Sturminster Marshall Golf Club

Golf Lessons at Sturminster Marshall Golf Club

About Sturminster Marshall Golf Club

Golf Lessons at Sturminster Marshall Golf Club

Golf Swing Tips

To improve your golf game, it’s vital that you take golf lessons. Golf is a sport that is almost impossible to learn without some sort of guidance. Luckily, there are golf experts around the country whose job it is to teach golf. By taking golf lessons, you can drastically improve your game in a relatively short amount of time. Taking golf lessons can be an expensive, time-consuming effort. And like any good or service that will cost money and require time, you should be careful before you buy.  Golf can be a really costly game to play and it is reasonable to assume that you have invested a fair amount of money in your equipment – golf clubs, golf bag, golf balls, golf clothing, golf cart etc; – therefore doesn’t it make common sense for you to learn how to use them to their advantage and improve your skills and capabilities?

Visit Sturminster Marshall Golf Club for golf lessons and other info. on golf.

Sturminster Marshall Golf Club

Sturminster Marshall Golf Club is truly “Dorset’s Little Gem”. 9 holes with 2 sets of tees. Sturminster Marshall offers a good challenge for the average golfer whilst being not too difficult for the learner. Set amongst mature trees and a couple of lakes Sturminster Marshall is truly rural in setting while being easily accessible from a number of main roads. The course is signposted from the A350 Poole- Blandford road when you arrive in the village of Sturminster Marshall.

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Dave Pelz’s Putting Bible – golf’s least understood skill.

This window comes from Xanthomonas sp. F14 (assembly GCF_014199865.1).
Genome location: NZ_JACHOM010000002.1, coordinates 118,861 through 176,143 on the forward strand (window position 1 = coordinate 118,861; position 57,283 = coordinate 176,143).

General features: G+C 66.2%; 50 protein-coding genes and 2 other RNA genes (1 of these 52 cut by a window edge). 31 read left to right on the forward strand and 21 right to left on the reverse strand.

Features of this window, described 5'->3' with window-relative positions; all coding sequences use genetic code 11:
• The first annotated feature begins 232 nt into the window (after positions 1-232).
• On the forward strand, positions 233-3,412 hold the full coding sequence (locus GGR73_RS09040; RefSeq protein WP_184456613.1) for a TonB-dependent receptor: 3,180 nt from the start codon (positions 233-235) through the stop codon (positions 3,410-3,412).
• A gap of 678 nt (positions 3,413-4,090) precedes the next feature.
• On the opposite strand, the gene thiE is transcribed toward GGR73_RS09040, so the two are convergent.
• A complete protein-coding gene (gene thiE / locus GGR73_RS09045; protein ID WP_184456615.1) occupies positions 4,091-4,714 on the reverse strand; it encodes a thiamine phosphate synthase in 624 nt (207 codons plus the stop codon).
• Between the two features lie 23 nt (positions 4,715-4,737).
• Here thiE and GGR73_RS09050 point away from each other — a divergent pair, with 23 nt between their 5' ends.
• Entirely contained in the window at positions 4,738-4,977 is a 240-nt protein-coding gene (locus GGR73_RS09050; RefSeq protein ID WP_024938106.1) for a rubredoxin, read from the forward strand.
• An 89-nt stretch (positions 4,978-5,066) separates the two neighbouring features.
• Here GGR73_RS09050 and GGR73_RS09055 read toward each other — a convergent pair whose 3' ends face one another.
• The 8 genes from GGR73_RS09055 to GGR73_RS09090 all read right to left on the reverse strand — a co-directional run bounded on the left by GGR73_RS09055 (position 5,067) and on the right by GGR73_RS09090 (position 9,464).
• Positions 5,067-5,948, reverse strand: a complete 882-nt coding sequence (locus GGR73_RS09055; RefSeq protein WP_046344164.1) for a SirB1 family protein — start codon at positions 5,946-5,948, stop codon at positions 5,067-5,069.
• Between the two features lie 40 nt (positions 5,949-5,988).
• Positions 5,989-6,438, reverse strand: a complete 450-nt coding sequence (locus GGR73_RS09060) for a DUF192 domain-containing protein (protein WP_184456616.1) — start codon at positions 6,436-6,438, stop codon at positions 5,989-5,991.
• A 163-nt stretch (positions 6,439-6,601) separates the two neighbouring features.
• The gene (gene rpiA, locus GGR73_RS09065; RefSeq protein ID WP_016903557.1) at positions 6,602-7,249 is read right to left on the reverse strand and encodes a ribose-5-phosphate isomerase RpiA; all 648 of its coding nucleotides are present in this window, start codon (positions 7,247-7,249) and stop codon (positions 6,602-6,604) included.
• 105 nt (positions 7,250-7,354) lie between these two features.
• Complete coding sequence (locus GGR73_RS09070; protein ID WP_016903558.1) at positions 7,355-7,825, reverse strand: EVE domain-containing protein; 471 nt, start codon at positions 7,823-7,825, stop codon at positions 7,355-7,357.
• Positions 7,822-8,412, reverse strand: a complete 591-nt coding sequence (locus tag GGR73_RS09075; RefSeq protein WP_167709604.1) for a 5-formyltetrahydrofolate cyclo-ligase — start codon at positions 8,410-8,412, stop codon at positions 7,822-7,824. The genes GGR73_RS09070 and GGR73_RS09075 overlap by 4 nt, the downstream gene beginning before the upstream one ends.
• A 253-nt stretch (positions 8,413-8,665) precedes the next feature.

Extract from the book:

Just like the “Killer-Downhiller” situation discussed above being aware of the problem should help you concentrate on doing the right things to avoid it. Anything that distracts you from focusing on and starting your putts along your Aimline at the proper speed will degrade your putting and must he avoided. So remember orient your stroke to your Aimline during indoor drills and keep your focus during your ritual on the Elevated Aimline during outdoor practice. Once you form a habit of starting all putts on your Aimline “facing-putts” will no longer be a problem for you.

14.9 Yipping the Short Putts

Short putts always have been and always will be missed on occasion. When the ball is within six feet of the hole it’s probably sitting in a footprint. And because it’s so close you know it has to be rolled slowly to the hole. Then there’s the lumpy donut to roll through. This combination of difficulties is why so many short putts are missed.

And not just by amateurs. Fine professionals like Doug Sanders (1970 British Open) Scott Hoch (1989 Masters) and Ed Sneed (1979 Masters) have missed very short putts that cost them the chance to win a major championship (Figure 14.9.1).

Misses happen. Blowing a short putt does not mean you have a problem with short putts. More important it does not mean that you have the “yips.”

However if you consistently miss short putts because you flinch or yip during your stroke you have a problem. And if you know you’re going to miss even be fore you putt then you do indeed have the yips.

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The Long Drive Bible: How You Can Hit the Ball Longer, Straighter, and More Consistently

Extract from the book: